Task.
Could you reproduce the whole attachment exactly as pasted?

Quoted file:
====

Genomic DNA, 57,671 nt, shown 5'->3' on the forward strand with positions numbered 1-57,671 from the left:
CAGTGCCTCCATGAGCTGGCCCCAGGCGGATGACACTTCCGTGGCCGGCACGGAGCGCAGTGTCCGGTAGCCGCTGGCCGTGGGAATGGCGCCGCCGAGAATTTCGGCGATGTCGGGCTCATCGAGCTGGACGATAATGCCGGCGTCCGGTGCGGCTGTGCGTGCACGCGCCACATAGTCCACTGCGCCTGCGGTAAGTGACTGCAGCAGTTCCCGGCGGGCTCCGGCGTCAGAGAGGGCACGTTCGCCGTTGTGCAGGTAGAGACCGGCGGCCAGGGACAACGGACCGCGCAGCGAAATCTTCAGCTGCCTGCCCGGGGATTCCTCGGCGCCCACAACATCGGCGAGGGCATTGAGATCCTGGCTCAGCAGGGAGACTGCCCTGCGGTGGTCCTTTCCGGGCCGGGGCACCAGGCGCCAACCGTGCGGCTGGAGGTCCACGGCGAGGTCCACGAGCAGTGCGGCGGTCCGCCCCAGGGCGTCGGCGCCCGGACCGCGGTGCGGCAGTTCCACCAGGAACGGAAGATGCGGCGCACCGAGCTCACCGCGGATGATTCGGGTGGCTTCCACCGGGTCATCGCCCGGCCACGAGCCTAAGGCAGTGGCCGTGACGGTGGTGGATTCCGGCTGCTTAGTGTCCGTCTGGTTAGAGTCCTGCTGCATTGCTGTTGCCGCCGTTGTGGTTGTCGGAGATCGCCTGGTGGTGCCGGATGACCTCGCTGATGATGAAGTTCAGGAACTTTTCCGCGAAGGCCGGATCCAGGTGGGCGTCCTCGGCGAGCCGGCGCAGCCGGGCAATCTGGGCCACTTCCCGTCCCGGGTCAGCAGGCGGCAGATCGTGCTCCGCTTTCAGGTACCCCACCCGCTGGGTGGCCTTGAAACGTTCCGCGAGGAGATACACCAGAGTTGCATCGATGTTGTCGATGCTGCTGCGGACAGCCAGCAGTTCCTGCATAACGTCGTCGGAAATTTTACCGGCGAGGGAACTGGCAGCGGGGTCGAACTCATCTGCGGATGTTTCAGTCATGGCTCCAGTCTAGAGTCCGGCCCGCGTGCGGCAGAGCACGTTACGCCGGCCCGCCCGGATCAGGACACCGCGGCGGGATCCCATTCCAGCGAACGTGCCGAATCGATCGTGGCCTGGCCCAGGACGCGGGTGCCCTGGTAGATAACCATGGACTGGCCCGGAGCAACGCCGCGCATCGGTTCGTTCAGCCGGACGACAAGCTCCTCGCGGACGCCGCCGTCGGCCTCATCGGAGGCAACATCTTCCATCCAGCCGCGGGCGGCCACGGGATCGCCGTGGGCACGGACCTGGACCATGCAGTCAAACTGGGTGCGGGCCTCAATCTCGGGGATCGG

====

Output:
Genomic DNA, 57,671 nt, shown 5'->3' on the forward strand with positions numbered 1-57,671 from the left:
CAGTGCCTCCATGAGCTGGCCCCAGGCGGATGACACTTCCGTGGCCGGCACGGAGCGCAGTGTCCGGTAGCCGCTGGCCGTGGGAATGGCGCCGCCGAGAATTTCGGCGATGTCGGGCTCATCGAGCTGGACGATAATGCCGGCGTCCGGTGCGGCTGTGCGTGCACGCGCCACATAGTCCACTGCGCCTGCGGTAAGTGACTGCAGCAGTTCCCGGCGGGCTCCGGCGTCAGAGAGGGCACGTTCGCCGTTGTGCAGGTAGAGACCGGCGGCCAGGGACAACGGACCGCGCAGCGAAATCTTCAGCTGCCTGCCCGGGGATTCCTCGGCGCCCACAACATCGGCGAGGGCATTGAGATCCTGGCTCAGCAGGGAGACTGCCCTGCGGTGGTCCTTTCCGGGCCGGGGCACCAGGCGCCAACCGTGCGGCTGGAGGTCCACGGCGAGGTCCACGAGCAGTGCGGCGGTCCGCCCCAGGGCGTCGGCGCCCGGACCGCGGTGCGGCAGTTCCACCAGGAACGGAAGATGCGGCGCACCGAGCTCACCGCGGATGATTCGGGTGGCTTCCACCGGGTCATCGCCCGGCCACGAGCCTAAGGCAGTGGCCGTGACGGTGGTGGATTCCGGCTGCTTAGTGTCCGTCTGGTTAGAGTCCTGCTGCATTGCTGTTGCCGCCGTTGTGGTTGTCGGAGATCGCCTGGTGGTGCCGGATGACCTCGCTGATGATGAAGTTCAGGAACTTTTCCGCGAAGGCCGGATCCAGGTGGGCGTCCTCGGCGAGCCGGCGCAGCCGGGCAATCTGGGCCACTTCCCGTCCCGGGTCAGCAGGCGGCAGATCGTGCTCCGCTTTCAGGTACCCCACCCGCTGGGTGGCCTTGAAACGTTCCGCGAGGAGATACACCAGAGTTGCATCGATGTTGTCGATGCTGCTGCGGACAGCCAGCAGTTCCTGCATAACGTCGTCGGAAATTTTACCGGCGAGGGAACTGGCAGCGGGGTCGAACTCATCTGCGGATGTTTCAGTCATGGCTCCAGTCTAGAGTCCGGCCCGCGTGCGGCAGAGCACGTTACGCCGGCCCGCCCGGATCAGGACACCGCGGCGGGATCCCATTCCAGCGAACGTGCCGAATCGATCGTGGCCTGGCCCAGGACGCGGGTGCCCTGGTAGATAACCATGGACTGGCCCGGAGCAACGCCGCGCATCGGTTCGTTCAGCCGGACGACAAGCTCCTCGCGGACGCCGCCGTCGGCCTCATCGGAGGCAACATCTTCCATCCAGCCGCGGGCGGCCACGGGATCGCCGTGGGCACGGACCTGGACCATGCAGTCAAACTGGGTGCGGGCCTCAATCTCGGGGATCGG